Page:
Energy capacity and consumption
With some simplification, it can be assumed that a fleet of half a million electric cars on Czech roads would consume 1.5 to 2 terawatt-hours of electricity per year. The Temelín nuclear power plant will produce approximately 15.8 terawatt hours. According to ČEZ, the source base of the Czech energy sector is therefore completely sufficient to cover the consumption of domestic electromobility in all scenarios of its development.
The adverse effects of the pandemic are also confirmed by E.ON. Although the station buys more cheaply than in previous years, overall it will pay more for their installation. “The prices of project work, and especially construction work, are growing extremely fast, and in total we are getting higher prices than the ones we built for chargers before,” says Klíma. The increase in prices is reflected, among other things, in those charging stations on the D1 motorway, to which power must be brought from a connection point hundreds of meters away.
At the same time, the Czechia is one of the European countries with a slower onset of electromobility, including the construction of infrastructure, recalls Petr Knap, an expert on the automotive industry, and EY partner, adding that the energy load of stations will increase in the future.
“When we consider the prospective numbers of the lower hundreds of thousands of electric cars in the next ten years or so, these are units of a percentage of national energy consumption. The current good practice in the EU is to have about ten electric vehicles per charging point. So we would be talking about about two tens of thousands of public recharge points, “Knap notes.
There are now about 2,400 charging points in the Czech Republic, while the National Action Plan for Net Mobility envisages nineteen thousand for 2030. “Thanks to the low share of electric vehicles, we are currently moving at a ratio of eight electric vehicles to one charging point. Thus, most charging stations do not have economic operation, “states Knap.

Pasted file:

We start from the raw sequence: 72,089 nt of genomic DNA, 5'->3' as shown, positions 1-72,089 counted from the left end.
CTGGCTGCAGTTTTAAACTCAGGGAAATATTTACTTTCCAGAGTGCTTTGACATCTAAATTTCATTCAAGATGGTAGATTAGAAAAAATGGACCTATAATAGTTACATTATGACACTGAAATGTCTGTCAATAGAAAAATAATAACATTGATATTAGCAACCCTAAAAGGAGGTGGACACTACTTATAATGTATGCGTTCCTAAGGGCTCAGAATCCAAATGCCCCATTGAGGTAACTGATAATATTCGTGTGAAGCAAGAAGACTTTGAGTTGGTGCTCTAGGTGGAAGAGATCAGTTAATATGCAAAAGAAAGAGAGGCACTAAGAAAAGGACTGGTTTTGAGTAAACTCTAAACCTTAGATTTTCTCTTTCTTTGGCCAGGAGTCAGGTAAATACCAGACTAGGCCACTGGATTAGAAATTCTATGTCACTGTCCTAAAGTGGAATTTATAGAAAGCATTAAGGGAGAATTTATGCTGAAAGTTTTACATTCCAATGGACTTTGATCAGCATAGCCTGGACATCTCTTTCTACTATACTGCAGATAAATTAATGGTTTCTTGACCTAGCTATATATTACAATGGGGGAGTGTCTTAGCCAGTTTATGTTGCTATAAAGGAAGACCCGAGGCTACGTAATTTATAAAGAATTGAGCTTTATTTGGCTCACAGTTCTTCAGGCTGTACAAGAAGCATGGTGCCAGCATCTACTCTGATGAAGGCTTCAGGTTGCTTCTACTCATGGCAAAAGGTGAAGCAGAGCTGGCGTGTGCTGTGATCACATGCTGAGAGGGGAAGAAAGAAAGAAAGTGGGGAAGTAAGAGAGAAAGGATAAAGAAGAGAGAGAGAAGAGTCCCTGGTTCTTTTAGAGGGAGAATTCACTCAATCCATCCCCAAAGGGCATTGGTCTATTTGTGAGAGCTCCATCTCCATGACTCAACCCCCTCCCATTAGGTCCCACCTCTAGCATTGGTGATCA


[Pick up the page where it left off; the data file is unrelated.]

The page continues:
For example, E.ON admits that the number of station uses is not increasing at a great pace. This year, it records less than forty thousand recharges. “This is influenced by the fact that the current construction of the public charging infrastructure is ahead of the sales of electric cars,” says Klíma. In the future, it expects fully commercial operation, which would mean five times more frequent use of stations compared to today.
Innogy, which expects charging revenues to increase, will want to build half of the 100-million-subsidized station next year. “Operators will project operating costs more into charging than before, when we are all learning,” assumes Innogy spokesman Pavel Grochál.
Stations are gradually being set up at petrol stations and retail chains. For example, Lidl attracts the possibility of free use of 29 charging stations. It records three thousand recharges a week. The station wants to gradually install at all its stores.